Keep in mind that the Civilization Zone on the spherical model is the circle above the 45th parallel, as with the Freedom Zone and the Free-Enterprise Zone. And as with the other spheres, there can be a fair approximation of civilization between the 45th parallel and the equator. But that section of the sphere has downward pulling gravity. Think of it as standing on a very large ball. Up on top it’s easy to stay up there. But as soon as you edge downward, it gets harder to maintain position. Between the 45th and 90th parallels, even though that’s a fairly nice area, it’s hard to stay there without slipping lower. Metaphorically this is true because philosophically it is true. There are philosophical principles used as bases for making decisions in our behavior toward one another that lead to Civilization. Fail to adhere to those philosophical principles, and life with one another gets less pleasant. Some infractions will be minor, and can be easily corrected; others cause worse damage, and it will take concerted, determined effort to rise back up to Civilization.
The Formula for Civilization
There are a couple of basic requirements for Civilization. They may seem self-evident to people living civilized lives. But for those not there yet, they might require some explanation—and time to sink in. So, rather than dismiss the concepts out of hand, I ask that you at least give the ideas consideration.
- Not all religious societies are civilized (according to my definition), but every civilized society is a religious society. This absolutely does not mean state-sponsored religion or lack of religious freedom; in fact, the opposite is true. Freedom of religion is essential, and the flourishing of religion in general must be encouraged.
- The family is the basic unit of civilized society. Whatever threatens the family threatens civilization. So preserving and protecting the family is paramount in laws and social expectations in a civilized society.
We’ll take these two premises in turn, the first in the remainder of this article, and the second in the article titled “Family Is the Basic Unit of Society.”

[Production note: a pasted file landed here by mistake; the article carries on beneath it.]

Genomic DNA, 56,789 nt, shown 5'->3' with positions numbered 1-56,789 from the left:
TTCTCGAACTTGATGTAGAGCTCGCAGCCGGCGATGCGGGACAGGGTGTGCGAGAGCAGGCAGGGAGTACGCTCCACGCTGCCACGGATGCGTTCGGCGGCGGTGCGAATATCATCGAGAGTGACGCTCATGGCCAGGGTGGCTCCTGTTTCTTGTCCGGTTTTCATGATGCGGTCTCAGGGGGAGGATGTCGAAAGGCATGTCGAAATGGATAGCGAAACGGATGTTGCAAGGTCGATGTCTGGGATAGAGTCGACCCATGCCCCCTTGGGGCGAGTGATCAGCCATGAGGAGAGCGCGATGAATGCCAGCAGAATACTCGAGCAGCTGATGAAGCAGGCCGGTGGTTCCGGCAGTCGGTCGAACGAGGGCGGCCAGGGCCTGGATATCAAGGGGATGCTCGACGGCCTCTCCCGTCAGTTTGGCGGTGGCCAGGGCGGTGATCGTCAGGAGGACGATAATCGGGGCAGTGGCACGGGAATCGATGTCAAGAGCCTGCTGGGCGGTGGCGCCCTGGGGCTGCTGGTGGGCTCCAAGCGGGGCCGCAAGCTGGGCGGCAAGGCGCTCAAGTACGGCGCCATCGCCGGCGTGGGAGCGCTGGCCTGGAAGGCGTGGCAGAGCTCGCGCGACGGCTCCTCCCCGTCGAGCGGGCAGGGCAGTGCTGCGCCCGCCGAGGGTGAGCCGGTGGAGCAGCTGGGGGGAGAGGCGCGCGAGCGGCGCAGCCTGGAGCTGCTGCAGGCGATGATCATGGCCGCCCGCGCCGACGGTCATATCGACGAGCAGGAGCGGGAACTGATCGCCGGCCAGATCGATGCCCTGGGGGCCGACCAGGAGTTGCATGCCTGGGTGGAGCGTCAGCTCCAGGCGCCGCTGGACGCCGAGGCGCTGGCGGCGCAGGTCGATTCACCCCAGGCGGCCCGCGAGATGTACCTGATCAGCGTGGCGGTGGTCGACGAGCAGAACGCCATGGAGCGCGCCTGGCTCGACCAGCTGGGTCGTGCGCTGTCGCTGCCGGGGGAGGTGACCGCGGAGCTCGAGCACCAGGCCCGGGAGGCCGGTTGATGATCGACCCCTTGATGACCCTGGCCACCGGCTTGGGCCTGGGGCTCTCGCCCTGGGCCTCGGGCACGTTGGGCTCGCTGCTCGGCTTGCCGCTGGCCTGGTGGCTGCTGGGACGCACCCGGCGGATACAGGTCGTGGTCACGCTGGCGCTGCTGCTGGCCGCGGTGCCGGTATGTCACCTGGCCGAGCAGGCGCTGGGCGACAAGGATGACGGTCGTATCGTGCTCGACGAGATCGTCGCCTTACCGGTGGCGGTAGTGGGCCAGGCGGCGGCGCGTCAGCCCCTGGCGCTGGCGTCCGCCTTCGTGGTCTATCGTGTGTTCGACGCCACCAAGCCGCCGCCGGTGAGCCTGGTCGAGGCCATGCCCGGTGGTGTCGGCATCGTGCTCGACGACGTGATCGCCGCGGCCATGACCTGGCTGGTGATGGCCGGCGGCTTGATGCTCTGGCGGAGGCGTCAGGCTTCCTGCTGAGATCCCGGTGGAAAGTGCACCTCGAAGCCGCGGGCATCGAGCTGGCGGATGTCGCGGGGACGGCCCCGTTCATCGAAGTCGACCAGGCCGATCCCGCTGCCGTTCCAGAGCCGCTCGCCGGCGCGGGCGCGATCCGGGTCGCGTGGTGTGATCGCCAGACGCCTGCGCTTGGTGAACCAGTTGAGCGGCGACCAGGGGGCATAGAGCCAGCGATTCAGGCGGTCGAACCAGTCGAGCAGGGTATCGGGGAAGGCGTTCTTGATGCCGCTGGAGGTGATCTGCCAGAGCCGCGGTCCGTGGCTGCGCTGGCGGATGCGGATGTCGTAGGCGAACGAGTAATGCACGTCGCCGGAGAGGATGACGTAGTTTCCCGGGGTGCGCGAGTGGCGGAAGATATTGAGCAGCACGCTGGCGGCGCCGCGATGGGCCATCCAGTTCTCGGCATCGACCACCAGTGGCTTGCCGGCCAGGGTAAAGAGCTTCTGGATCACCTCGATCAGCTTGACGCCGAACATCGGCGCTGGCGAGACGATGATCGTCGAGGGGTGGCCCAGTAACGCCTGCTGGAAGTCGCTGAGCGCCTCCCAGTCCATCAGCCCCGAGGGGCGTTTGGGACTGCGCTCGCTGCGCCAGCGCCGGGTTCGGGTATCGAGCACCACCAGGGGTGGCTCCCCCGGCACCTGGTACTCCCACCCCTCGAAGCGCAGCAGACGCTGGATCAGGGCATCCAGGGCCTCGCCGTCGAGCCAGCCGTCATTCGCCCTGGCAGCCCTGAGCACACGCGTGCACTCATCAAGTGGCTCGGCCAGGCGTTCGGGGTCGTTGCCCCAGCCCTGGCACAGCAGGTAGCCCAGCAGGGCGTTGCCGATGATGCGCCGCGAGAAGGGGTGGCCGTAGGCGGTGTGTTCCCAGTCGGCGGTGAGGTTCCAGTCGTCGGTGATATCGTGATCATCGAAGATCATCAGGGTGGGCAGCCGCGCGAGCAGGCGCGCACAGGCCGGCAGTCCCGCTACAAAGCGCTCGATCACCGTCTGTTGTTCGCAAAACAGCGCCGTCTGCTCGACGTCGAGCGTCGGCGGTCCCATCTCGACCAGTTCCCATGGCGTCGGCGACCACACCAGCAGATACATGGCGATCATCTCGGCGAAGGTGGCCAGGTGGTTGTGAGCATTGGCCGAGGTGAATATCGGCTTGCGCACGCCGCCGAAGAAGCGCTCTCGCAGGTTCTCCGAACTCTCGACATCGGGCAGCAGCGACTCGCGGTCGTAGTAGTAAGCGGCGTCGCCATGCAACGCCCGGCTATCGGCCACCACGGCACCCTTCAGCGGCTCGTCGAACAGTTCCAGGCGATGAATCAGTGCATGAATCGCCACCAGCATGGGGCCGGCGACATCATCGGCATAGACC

Why Every Civilized Society Must Be a Religious Society
If rights are God-given to every human being, then there must be a God from whom they come. Without God granting the rights, then “rights” would be totally dependent on whoever or whatever entity currently wields power over human beings. So, freedom from tyranny is only possible if we acknowledge God as the right-giver, and then we set up governmental systems for the specific purpose of protecting those rights—limiting governmental power to protecting rights rather than taking or granting them.
Laws of Civilization
When Jesus Christ was asked what was the greatest commandment, he answered, and gave a second as well: “Thou shalt love the Lord thy God with all thy heart, and with all thy soul, and with all thy mind. This is the first and great commandment. And the second is like unto it. Thou shalt love thy neighbour as thyself. On these two commandments hang all the law and the prophets.” (Matthew 22:37-40, KJV) In other words, every law comes under the categories of honoring God or honoring your neighbor as equal in value to yourself. Some people might reword this second part as the golden rule: do unto others as you would have them do unto you—which is universally accepted as basic civilized behavior.